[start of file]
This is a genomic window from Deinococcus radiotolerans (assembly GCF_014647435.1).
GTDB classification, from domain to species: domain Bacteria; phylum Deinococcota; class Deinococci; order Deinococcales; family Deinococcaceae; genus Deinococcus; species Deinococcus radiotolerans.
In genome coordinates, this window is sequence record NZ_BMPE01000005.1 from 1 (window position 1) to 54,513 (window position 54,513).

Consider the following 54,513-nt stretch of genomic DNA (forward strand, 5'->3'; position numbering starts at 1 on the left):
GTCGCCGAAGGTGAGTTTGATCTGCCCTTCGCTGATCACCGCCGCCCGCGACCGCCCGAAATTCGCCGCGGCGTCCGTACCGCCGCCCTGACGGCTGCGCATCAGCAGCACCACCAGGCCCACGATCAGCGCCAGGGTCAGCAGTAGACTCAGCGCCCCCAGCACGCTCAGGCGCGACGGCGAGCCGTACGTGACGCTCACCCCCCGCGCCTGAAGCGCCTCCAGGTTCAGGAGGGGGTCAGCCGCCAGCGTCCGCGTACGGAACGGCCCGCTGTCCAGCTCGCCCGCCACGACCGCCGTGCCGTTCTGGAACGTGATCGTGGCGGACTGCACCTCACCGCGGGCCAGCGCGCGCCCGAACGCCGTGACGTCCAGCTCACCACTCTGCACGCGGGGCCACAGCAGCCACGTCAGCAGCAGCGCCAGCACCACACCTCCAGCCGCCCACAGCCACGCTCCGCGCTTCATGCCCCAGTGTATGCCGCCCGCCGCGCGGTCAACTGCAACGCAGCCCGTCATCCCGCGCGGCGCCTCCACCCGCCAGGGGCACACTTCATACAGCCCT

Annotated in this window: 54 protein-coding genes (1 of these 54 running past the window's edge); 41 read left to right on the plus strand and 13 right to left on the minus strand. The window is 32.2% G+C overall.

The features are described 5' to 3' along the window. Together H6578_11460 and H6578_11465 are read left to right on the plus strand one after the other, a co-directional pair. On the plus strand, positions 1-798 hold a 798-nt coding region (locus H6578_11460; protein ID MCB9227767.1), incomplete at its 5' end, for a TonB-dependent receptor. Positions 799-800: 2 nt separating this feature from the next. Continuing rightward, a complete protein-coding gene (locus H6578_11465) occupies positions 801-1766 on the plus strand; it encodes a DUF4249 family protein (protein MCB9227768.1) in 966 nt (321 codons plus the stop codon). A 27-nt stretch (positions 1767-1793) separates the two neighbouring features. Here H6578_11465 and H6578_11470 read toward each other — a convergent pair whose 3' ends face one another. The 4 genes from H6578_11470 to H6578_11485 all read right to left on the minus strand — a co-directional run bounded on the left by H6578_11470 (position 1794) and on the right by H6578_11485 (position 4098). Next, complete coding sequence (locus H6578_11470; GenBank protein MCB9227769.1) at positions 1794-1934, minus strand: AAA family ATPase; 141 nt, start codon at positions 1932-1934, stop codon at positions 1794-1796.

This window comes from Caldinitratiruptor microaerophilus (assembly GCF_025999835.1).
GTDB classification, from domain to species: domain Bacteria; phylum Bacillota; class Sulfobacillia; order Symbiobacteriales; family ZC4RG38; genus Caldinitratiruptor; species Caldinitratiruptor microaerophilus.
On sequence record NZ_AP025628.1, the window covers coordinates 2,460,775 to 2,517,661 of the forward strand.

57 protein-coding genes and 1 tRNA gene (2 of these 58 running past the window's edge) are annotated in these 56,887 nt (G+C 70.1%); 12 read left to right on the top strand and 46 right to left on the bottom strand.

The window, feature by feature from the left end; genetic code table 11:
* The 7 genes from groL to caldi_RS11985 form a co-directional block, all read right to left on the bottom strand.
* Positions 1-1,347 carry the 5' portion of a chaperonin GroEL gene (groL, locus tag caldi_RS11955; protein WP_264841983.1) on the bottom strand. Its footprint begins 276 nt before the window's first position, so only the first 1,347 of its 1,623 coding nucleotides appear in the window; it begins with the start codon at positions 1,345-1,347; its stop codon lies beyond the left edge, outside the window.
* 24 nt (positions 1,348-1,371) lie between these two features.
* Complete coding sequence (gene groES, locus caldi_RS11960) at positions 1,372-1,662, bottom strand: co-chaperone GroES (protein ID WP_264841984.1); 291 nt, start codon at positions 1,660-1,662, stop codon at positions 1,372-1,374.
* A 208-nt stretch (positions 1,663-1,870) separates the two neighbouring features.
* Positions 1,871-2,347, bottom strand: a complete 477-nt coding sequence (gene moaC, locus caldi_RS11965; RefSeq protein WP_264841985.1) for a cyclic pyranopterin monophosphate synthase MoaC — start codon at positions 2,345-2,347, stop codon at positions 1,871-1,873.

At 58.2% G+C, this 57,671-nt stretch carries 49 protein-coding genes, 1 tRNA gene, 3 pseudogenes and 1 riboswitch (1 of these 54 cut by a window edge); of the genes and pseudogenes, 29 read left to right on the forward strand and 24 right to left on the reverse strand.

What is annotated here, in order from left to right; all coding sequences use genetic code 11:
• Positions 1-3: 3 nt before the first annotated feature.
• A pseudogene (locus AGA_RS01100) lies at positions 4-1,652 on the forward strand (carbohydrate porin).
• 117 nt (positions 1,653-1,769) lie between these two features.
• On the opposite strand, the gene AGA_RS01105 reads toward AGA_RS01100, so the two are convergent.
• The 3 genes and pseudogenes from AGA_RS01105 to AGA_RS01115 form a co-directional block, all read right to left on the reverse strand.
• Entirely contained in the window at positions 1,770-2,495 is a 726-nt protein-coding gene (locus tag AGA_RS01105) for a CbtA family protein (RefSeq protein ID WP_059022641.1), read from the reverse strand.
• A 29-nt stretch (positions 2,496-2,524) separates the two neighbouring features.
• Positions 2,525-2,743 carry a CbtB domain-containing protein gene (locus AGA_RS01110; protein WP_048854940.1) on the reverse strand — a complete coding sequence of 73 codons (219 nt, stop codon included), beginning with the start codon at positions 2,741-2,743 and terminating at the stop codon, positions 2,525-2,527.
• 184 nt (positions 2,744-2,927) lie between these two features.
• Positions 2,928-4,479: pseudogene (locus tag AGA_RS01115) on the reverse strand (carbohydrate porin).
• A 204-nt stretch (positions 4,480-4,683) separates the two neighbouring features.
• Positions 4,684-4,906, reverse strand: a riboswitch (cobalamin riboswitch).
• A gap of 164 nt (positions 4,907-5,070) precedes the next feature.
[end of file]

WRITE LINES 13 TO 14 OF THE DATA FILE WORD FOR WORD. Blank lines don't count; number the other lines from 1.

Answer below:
* The 7 genes from groL to caldi_RS11985 form a co-directional block, all read right to left on the bottom strand.
* Positions 1-1,347 carry the 5' portion of a chaperonin GroEL gene (groL, locus tag caldi_RS11955; protein WP_264841983.1) on the bottom strand. Its footprint begins 276 nt before the window's first position, so only the first 1,347 of its 1,623 coding nucleotides appear in the window; it begins with the start codon at positions 1,345-1,347; its stop codon lies beyond the left edge, outside the window.